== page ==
The Pilgrims at Ballycassidy  
The Question of Infant Baptism
 

TO THE EDITOR OF THE FERMANAGH TIMES
 
DEAR SIR--

 It occurred to me to write further this week on the subject that is at present interesting so many of your readers, viz, what constitutes becoming a disciple of Christ. In some of the passages where the word disciple occurs it means only those who have gone forth to preach, for example, Luke 9 and 1 John 4 and 2, John 21 and 1. In the case of these it means a liberal scattering of all as they go forth to preach. In others it includes all followers of Jesus who fulfil the conditions of Luke xiv, 26 to 33. In verse 26 the hating of father, mother, wife, children, brethren, sister, and one's own life necessary before one becomes a disciple, is a strong way of expressing the contrast between natural love in its highest form and the love for Christ which begins to be manifest in the man or woman who becomes a disciple of Jesus. In verse 27 the taking up the cross and coming after Jesus is the joyful acceptance of the same hatred and spleen that was manifested towards Christ which culminated in the crucifixion, and which becomes the experience of the disciple or one that comes after Jesus. Jesus explains in verse 28 and 29 why it is necessary to face this before starting, because the opposition of the flesh, Devil, and world will be so keen in the case of one who comes after Jesus that before starting to build the tower to which discipleship is likened, the disciple had better count the cost lest he be not able to finish by being willing to put on the topstone of the tower on in suffering death for Jesus sake if needs be. Verse 26 represents the opposition of the flesh, verse 27, the Devil: verse 29, the world. Verse 26 speaks of the opposition of the flesh coming because of the path of loss which every true disciple must walk in. In Matt x, 36, Jesus says--"A man's loss shall be those of his own household" as he starts out to follow Him who abused Himself for the sake of others. The desire that our natural friends have to see us prosper in this world is the very reason they oppose as they see us start out on the path which brought Jesus and many of the early saints and apostles loss and suffering unto death, and brought all who lived Godly in Christ Jesus persecution.--II Tim ii, 12.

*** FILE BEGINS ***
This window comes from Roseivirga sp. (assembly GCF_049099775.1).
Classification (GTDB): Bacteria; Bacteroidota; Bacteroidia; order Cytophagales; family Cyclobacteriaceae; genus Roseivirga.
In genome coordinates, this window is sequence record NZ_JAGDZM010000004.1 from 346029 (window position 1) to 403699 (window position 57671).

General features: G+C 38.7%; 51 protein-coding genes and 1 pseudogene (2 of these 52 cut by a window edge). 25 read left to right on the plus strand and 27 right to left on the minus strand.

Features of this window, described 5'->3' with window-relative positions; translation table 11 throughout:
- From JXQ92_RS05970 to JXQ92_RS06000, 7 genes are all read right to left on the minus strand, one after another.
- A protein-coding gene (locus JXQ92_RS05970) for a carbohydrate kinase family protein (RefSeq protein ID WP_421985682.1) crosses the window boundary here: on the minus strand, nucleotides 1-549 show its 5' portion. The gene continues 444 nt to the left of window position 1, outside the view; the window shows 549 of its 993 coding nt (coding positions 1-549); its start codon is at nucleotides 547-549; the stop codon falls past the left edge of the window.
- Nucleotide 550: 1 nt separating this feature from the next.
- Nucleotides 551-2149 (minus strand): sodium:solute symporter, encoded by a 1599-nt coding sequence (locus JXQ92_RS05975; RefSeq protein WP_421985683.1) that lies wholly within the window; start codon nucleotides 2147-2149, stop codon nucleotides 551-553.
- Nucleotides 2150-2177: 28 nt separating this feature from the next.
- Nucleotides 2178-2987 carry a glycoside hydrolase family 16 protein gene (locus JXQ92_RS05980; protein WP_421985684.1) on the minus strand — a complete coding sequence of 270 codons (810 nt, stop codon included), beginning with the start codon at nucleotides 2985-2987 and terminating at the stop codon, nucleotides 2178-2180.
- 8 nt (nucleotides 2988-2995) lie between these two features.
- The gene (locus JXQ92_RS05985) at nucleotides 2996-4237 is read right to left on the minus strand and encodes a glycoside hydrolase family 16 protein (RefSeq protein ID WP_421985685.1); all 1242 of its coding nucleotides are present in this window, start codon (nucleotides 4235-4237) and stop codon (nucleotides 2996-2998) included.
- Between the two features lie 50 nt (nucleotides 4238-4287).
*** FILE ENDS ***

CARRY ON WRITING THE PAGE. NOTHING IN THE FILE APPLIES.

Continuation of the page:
Verse 27 speaks of the opposition of the Devil through religious people who profess to be saved and are certain they are going to Heaven in many cases, but their hatred towards preachers who sell all and give alms and go after Jesus as His sent ones, like Him not having where to lay their head, proclaim them to belong to the same class as those to whom Jesus said, "Ye search the Scriptures for in them ye think ye have eternal life, and they are they which testify of Me." These also search the Scriptures and declare that in them they have eternal life, but the New Testament Scriptures which they search tell of no other sort of preachers recognized by God, but those who went forth destitute, providing neither gold or silver, nor brass in their girdles, nor wallet of bread for their journey, and not having extra clothing other than a poor slave man would possess varying, of course, according to climate, these preachers of whom the New Testament Scriptures testify religious people will not have. When men quibble about shoes in this climate instead of the sandals which were worn in the east it means they are driven into a corner with reference to a bicycle. I may say that some time ago I saw it was better to give the one I had away, and now I get the use of a saints on the same terms as Jesus got the use of the colt.--Mark xi, 2 to 6. Verse xxiii in Luke xiv implies that if one does not from their heart renounce all that he hath, that in the great war with the world the loss sustained through being in fellowship with preachers who like their master are despised and rejected of men will lead him to call an ambassage and desire conditions of peace with the world rather than go through as a disciple even though it means the loss of all. A man who has renounced all is willing to literally lose all if such be the result of loyally following Jesus.